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Going native in your garden, Part 1 of 3

California native plants, adapted to our climate, can tolerate extended periods of heat and drought in their natural setting and the many plants covering the hills throughout Southern California display great resilience during the long, hot and rainless periods of the year.

After years of drought, our landscapes have benefited greatly from the past two rainy winters and the effects speak for themselves.

To get started on your native garden, here are a few ways to go about it.

Have a landscape plan ready. If you live near open space, look at the hillsides, visit native gardens, preserves, botanical gardens and gather ideas, themes of what you'd like your native, drought tolerant garden to look like.

There are also many low water non-native plants that blend in very nicely with the natives and can complement each other.

Keep in the mind the mature size of the plants you select. Spacing is important when designing a garden. Be patient. Watch the garden develop over time.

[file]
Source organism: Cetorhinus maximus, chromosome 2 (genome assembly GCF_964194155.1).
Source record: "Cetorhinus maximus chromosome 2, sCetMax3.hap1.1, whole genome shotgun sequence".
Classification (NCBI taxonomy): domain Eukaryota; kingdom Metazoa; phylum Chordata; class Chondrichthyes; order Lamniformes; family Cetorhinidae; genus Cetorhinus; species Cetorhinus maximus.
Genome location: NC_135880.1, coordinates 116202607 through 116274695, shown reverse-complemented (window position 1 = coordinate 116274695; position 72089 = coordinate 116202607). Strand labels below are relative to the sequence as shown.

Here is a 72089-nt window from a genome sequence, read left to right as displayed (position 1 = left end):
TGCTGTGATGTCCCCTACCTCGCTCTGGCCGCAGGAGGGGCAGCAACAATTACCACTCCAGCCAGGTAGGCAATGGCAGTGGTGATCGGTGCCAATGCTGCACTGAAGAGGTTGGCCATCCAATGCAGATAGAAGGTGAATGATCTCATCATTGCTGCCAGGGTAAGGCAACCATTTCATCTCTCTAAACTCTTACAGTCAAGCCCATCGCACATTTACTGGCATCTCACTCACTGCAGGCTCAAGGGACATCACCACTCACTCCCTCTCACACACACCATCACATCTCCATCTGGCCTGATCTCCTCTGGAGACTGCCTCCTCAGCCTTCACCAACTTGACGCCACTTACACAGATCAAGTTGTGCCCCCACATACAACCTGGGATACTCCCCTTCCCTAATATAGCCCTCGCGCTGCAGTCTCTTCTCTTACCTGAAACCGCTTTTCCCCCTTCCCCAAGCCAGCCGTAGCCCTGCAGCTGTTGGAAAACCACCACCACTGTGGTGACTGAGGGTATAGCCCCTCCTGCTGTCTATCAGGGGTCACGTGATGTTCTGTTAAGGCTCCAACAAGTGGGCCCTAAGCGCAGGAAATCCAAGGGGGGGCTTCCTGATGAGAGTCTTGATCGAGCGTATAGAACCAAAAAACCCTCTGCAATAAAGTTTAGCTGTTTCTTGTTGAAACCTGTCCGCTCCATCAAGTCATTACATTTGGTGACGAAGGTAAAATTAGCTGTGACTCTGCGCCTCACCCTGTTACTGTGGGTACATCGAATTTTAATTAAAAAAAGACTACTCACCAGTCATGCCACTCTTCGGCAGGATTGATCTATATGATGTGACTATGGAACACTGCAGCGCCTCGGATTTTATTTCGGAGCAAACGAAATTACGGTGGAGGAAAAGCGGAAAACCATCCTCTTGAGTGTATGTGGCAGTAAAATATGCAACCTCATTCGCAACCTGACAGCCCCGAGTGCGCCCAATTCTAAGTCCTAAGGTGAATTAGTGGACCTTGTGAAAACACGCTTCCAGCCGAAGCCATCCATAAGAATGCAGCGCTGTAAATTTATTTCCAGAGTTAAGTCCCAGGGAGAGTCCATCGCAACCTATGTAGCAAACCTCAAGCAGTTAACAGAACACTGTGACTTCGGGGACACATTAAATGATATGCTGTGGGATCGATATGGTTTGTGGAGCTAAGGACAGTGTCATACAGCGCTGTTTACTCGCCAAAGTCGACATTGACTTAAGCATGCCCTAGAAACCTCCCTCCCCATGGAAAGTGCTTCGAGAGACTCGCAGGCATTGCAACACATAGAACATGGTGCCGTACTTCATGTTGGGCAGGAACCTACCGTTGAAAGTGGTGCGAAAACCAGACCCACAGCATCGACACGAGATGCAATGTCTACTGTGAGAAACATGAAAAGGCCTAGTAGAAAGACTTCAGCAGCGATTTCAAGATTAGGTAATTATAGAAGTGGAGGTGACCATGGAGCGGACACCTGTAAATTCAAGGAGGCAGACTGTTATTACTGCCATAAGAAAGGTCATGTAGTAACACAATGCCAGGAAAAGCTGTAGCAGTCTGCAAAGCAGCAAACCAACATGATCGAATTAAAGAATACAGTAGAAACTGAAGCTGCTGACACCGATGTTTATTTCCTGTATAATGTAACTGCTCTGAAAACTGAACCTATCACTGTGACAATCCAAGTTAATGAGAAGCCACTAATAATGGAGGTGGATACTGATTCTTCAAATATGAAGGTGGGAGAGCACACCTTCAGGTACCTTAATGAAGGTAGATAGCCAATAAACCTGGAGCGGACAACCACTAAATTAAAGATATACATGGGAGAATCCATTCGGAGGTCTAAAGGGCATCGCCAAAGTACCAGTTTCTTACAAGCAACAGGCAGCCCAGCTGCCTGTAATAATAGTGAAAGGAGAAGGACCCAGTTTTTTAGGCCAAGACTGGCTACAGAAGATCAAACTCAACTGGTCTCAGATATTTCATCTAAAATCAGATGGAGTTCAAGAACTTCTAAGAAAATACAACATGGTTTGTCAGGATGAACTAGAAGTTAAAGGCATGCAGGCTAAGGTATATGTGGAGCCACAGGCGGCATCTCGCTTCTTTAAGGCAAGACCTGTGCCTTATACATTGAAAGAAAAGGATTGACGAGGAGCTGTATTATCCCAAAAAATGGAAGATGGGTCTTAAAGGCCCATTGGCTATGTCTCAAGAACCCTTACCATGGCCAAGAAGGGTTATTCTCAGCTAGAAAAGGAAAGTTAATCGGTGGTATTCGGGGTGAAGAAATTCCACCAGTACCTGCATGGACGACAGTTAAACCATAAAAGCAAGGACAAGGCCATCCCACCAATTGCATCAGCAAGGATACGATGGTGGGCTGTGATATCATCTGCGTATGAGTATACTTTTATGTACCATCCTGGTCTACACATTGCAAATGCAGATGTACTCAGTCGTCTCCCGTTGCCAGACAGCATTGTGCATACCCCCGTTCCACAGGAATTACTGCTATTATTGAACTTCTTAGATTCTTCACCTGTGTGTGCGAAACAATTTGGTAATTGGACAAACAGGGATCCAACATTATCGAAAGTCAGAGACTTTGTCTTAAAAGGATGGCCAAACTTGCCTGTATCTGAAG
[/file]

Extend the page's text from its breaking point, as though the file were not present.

Places with native plants you can visit:

• Palomares Botanical Garden, Fallbrook

• San Diego Botanical Gardens, Encinitas (formerly Quail Gardens)

• California Botanic Garden. Claremont, (formerly Rancho Santa Ana Botanical Gardens), an 86 acre garden

• Alta Vista Botanical Gardens, Vista

• Los Angeles Botanical Gardens, Arcadia

• Tree of Life Nursery in San Juan Capistrano

• FPUD, Fallbrook, their office courtyard has a variety of interesting plants

• Santa Rosa Plateau, north of Fallbrook, beautiful this time of the year

Spring time and early summer are the best time to view native plants as they usually are at their peak. Then again, also recognize the value of what other seasons offer. Once you've had a chance to visit some of these gardens you will have a better idea of what you want your garden to look like. Take photos and jot down plant names and ideas.

Water is a precious resource and what we plant can have a great impact on how much your garden will consume. I'm not suggesting pulling out your existing landscape, but look at what you have and what you want to keep and build on that. Some older plants can have great, distinctive character and work very well in your new drought tolerant garden.

My best suggestion is to do your homework. The end result will be a beautiful earth-friendly garden that will please you and all who visit as it grows and matures.

If this has sparked your interest in growing native plants in your garden, I hope my tips and suggestions have been helpful.

In Part 2 of "Going native in your garden," I will share more information on California natives and other drought tolerant plants.

Roger Boddaert, Maker of Natural Gardens, can be reached at 760-728-4297.

 

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